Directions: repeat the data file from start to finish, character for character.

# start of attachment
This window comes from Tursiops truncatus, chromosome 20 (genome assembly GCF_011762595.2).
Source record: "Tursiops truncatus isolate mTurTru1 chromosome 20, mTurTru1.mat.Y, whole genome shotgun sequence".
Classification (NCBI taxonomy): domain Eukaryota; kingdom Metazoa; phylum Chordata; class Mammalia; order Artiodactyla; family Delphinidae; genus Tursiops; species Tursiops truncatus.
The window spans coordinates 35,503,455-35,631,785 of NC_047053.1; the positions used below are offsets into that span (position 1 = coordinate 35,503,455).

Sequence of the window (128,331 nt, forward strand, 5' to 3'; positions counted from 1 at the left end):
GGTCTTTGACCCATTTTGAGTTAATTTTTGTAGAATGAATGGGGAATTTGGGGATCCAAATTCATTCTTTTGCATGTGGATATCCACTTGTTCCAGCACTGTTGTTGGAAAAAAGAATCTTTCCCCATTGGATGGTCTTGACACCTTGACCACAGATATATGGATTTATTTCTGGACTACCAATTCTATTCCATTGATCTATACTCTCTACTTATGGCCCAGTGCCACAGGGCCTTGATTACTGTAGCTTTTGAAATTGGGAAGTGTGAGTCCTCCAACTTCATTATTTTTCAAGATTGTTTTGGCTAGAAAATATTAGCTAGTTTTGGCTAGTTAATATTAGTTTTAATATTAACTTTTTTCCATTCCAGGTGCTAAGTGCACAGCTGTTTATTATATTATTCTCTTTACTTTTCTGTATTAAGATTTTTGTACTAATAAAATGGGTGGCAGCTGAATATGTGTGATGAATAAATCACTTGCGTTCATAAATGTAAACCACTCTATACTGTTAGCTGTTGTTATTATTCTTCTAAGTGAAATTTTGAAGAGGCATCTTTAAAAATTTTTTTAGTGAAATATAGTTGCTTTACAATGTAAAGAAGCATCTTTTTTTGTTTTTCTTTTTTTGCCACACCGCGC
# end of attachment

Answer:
This window comes from Tursiops truncatus, chromosome 20 (genome assembly GCF_011762595.2).
Source record: "Tursiops truncatus isolate mTurTru1 chromosome 20, mTurTru1.mat.Y, whole genome shotgun sequence".
Classification (NCBI taxonomy): domain Eukaryota; kingdom Metazoa; phylum Chordata; class Mammalia; order Artiodactyla; family Delphinidae; genus Tursiops; species Tursiops truncatus.
The window spans coordinates 35,503,455-35,631,785 of NC_047053.1; the positions used below are offsets into that span (position 1 = coordinate 35,503,455).

Sequence of the window (128,331 nt, forward strand, 5' to 3'; positions counted from 1 at the left end):
GGTCTTTGACCCATTTTGAGTTAATTTTTGTAGAATGAATGGGGAATTTGGGGATCCAAATTCATTCTTTTGCATGTGGATATCCACTTGTTCCAGCACTGTTGTTGGAAAAAAGAATCTTTCCCCATTGGATGGTCTTGACACCTTGACCACAGATATATGGATTTATTTCTGGACTACCAATTCTATTCCATTGATCTATACTCTCTACTTATGGCCCAGTGCCACAGGGCCTTGATTACTGTAGCTTTTGAAATTGGGAAGTGTGAGTCCTCCAACTTCATTATTTTTCAAGATTGTTTTGGCTAGAAAATATTAGCTAGTTTTGGCTAGTTAATATTAGTTTTAATATTAACTTTTTTCCATTCCAGGTGCTAAGTGCACAGCTGTTTATTATATTATTCTCTTTACTTTTCTGTATTAAGATTTTTGTACTAATAAAATGGGTGGCAGCTGAATATGTGTGATGAATAAATCACTTGCGTTCATAAATGTAAACCACTCTATACTGTTAGCTGTTGTTATTATTCTTCTAAGTGAAATTTTGAAGAGGCATCTTTAAAAATTTTTTTAGTGAAATATAGTTGCTTTACAATGTAAAGAAGCATCTTTTTTTGTTTTTCTTTTTTTGCCACACCGCGC